The present study recruited a subsample of 1,807 subjects (930 female, 877 male) from the Berlin Aging Study II cohort (BASE-II; Bertram et al., 2014). Selection was based upon completion of all reading tasks with individual error rates below 40%. The 384 younger adults (195 female, 189 male) were on average 30.7 years old (range 23–40 years). The sample of the 1,423 older adults (735 female, 688 male) was further split into two groups based on their performance in a sentence comprehension task. Using the SOS-algorithm (Armstrong et al., 2012), we identified 384 older adults (191 female, 193 male) whose reading scores were on average identical to that of younger participants (M = 60.7) and 1,039 older participants (544 female, 495 male) who differed significantly in their performance from the other two groups (M = 52.0, p < 0.001). High-performing older adults were on average 69.7 years old (range 61–88), low-performing older adults 70.2 years (range 60–86). The age difference between the older groups was not significant (p = 0.11, Tukey corrected). Due to technical problems during data acquisition information on education could not be evaluated for 14.7% of the participants (young adults = 19.5%, high-performing older adults = 10.7%, low-performing older adults = 15.3%). The remaining participants differed in years of education with low-performing older participants having less years of education (M = 14.1) than high-performing older participants (M = 14.6; p < 0.05) and younger participants (M = 15.0; p < 0.001). The two latter groups did not differ from each other (p = 0.09). All participants were German native speakers, right-handed and had normal or to normal corrected vision. None of the participants had a history of reading difficulties or language impairment, neurological disease, psychiatric disorders or a history of head injuries. Prior to the study, written informed consent was obtained and subjects received financial compensation for their participation. The study was approved by the Ethics Committee of the Max Planck Institute for Human Development, Berlin (MPIB).

Procedure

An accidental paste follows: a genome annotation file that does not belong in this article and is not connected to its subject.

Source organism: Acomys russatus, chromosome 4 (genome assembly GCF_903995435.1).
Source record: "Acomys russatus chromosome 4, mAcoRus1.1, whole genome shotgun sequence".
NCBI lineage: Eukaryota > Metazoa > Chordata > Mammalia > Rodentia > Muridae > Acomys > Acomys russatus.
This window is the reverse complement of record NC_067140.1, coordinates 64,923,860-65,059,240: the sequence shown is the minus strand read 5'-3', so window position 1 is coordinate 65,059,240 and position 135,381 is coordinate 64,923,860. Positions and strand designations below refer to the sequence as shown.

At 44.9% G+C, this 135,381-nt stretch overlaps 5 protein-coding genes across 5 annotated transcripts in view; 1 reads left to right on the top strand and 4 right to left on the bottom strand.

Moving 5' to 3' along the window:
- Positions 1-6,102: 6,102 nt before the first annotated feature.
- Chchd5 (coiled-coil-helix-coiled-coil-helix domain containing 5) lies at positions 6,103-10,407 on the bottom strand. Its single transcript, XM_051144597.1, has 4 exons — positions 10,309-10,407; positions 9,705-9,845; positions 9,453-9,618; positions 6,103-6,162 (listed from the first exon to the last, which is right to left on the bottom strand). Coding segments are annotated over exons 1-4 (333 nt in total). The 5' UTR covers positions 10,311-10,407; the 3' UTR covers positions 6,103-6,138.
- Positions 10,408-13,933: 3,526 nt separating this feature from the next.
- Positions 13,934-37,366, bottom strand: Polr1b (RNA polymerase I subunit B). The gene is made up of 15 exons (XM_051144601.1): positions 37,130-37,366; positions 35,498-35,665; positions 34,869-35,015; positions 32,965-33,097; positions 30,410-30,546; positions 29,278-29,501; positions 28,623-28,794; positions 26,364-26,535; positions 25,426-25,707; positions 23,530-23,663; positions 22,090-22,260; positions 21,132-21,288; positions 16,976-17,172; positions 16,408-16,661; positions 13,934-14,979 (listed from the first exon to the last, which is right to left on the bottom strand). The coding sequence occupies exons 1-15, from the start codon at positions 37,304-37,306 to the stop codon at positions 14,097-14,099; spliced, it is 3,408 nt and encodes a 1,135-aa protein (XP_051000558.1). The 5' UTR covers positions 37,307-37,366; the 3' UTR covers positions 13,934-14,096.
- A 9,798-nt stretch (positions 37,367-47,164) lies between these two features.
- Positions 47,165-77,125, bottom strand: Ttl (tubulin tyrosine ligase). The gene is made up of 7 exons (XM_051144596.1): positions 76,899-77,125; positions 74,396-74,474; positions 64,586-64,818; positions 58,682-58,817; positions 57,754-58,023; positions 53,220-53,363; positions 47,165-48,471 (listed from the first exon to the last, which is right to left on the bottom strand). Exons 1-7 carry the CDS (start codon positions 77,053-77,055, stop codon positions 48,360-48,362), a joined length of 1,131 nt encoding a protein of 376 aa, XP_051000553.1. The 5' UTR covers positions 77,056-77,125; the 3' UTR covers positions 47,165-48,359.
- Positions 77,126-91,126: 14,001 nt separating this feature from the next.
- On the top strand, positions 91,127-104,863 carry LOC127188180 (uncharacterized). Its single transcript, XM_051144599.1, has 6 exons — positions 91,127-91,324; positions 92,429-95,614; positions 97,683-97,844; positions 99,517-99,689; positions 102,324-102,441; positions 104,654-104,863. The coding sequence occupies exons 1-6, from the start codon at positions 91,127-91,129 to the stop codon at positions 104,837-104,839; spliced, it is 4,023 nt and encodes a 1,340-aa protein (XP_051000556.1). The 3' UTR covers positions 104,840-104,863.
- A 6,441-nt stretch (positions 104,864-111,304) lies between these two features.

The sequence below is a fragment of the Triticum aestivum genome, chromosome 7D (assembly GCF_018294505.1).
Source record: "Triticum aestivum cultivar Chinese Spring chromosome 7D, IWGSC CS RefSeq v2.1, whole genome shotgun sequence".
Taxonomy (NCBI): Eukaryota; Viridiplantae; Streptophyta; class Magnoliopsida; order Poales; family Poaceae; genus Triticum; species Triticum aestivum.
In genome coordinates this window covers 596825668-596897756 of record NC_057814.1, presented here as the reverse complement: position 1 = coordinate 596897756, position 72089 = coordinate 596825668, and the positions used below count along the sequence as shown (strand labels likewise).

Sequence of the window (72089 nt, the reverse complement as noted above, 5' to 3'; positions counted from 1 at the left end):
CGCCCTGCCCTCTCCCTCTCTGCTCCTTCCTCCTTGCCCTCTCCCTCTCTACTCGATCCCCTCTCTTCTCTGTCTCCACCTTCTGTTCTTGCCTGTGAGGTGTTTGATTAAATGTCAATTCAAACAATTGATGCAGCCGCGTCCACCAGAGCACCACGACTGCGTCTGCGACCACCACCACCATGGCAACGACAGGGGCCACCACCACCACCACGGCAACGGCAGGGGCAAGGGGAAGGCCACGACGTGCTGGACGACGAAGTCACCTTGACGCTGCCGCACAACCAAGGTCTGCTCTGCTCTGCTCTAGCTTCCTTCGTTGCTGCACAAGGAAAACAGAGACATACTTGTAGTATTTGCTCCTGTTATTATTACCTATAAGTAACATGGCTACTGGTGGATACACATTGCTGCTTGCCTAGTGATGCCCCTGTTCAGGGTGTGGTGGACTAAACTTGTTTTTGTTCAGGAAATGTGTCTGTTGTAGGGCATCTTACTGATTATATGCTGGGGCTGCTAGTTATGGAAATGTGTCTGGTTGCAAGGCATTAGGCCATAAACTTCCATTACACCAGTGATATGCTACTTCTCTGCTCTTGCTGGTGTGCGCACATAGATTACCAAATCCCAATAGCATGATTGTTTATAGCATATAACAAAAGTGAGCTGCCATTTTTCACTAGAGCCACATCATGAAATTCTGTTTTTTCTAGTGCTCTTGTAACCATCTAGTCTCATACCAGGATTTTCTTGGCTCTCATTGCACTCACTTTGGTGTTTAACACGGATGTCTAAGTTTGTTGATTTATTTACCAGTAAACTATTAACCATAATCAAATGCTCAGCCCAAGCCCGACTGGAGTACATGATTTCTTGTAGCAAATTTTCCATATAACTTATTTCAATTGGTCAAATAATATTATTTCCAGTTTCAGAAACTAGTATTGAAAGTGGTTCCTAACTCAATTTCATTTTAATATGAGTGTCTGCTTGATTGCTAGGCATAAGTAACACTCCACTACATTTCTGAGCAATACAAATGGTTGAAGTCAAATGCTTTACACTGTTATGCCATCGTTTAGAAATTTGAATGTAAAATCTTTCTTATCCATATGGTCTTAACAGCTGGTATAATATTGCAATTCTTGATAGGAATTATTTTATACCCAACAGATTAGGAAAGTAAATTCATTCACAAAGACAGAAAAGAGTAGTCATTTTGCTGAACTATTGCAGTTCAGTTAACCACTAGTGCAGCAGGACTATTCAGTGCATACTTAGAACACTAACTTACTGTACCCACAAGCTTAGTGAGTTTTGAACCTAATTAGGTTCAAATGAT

Participants were tested in small groups of up to six individuals in a quiet test room on the Charité Campus, Berlin. One test session lasted for about 3.5 h and included additional tasks of the BASE-II test battery. Before each task, participants performed training trials. The following tasks were used to assess the four central subprocesses of reading: letter identification, lexical, phonological, and semantic processing. The order of the tasks was as follows: Sentence comprehension task, phonological decision task, semantic decision task, lexical decision task, letter identification task. Within each task, item order was pseudorandomized and items were presented one by one at the center of a computer screen for 3 s or up to participant’s response. Participants were instructed to give yes- or no-responses via button press as quickly and accurately as possible.

Stimuli and Design

To ensure comparability of results and control for confounding linguistic variables, item length, number of orthographic neighbors, bigram frequency and (base word) frequency were carefully matched across the lexical, the phonological as well as the semantic decision task (all F’s < 1.83, all p’s > 0.2). Within these tasks, the mean number of letters per item varied from 4.43 to 4.53, the mean number of orthographic neighbors from 19.4 to 24.4. Normalized lemma frequency of the (base) word frequency ranged from 1.22 to 1.41, the bigram frequencies from 4.35 to 4.42. Bigram frequencies in the letter identification task were lower than those in the other tasks, F(3,316) = 33.4, p < 0.001, as vowel-consonant combinations were excluded by design. Each item in the letter identification task consisted of five consonants (see Supplementary Table S1 for detailed item characteristics). Matching was based on the dlex database (dlexDB; Heister et al., 2011) norms for German words. Within each task 40 items served as targets and 40 as non-targets.